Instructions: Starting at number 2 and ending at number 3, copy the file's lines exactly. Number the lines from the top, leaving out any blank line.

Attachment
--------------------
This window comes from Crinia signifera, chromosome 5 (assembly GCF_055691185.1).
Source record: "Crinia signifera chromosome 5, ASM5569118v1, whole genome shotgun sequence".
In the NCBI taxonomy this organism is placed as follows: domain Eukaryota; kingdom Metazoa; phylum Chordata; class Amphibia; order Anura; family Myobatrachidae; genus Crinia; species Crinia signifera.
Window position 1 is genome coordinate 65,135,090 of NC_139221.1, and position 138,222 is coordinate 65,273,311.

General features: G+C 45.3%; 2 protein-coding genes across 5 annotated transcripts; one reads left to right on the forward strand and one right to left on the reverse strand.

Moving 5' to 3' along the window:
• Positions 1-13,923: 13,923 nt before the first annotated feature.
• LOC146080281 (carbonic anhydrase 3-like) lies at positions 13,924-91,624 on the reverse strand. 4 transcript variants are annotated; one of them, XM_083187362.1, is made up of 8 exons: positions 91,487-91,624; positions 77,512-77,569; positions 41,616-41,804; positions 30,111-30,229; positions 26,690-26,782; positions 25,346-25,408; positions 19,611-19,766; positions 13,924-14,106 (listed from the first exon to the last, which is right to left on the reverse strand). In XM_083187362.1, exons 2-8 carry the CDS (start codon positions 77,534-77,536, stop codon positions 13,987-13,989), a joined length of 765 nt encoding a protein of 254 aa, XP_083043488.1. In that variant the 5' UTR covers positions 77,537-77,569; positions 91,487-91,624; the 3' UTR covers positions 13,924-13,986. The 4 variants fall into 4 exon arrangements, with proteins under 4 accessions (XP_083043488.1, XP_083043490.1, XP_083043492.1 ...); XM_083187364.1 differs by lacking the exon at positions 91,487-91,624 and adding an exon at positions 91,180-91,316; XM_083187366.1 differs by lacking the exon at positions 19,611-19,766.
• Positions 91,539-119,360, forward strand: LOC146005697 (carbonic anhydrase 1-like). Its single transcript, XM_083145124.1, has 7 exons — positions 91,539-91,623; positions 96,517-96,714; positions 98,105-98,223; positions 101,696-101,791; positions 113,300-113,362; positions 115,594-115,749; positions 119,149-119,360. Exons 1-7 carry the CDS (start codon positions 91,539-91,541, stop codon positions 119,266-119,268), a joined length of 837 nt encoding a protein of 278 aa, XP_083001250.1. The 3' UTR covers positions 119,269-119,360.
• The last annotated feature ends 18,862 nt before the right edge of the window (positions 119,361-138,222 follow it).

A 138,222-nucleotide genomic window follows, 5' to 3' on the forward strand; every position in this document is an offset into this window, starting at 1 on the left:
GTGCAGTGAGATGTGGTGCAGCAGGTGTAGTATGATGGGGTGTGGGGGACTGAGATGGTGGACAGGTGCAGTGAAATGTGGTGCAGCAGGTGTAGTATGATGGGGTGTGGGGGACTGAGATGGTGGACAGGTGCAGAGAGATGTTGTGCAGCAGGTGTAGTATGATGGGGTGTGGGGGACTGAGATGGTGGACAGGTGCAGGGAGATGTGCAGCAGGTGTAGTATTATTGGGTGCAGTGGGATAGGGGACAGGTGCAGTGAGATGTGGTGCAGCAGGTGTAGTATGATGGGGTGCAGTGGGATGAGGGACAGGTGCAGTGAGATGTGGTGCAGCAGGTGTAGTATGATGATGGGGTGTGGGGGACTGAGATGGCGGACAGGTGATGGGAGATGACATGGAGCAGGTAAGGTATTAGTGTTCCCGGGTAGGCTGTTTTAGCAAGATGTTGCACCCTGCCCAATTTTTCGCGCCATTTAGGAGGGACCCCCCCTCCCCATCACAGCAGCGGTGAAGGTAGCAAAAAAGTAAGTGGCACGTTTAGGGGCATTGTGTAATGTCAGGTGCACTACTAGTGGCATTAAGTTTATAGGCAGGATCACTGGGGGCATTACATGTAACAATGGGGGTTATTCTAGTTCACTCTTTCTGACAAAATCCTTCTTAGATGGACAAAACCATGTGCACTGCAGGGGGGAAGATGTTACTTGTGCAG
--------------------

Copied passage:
Source record: "Crinia signifera chromosome 5, ASM5569118v1, whole genome shotgun sequence".
In the NCBI taxonomy this organism is placed as follows: domain Eukaryota; kingdom Metazoa; phylum Chordata; class Amphibia; order Anura; family Myobatrachidae; genus Crinia; species Crinia signifera.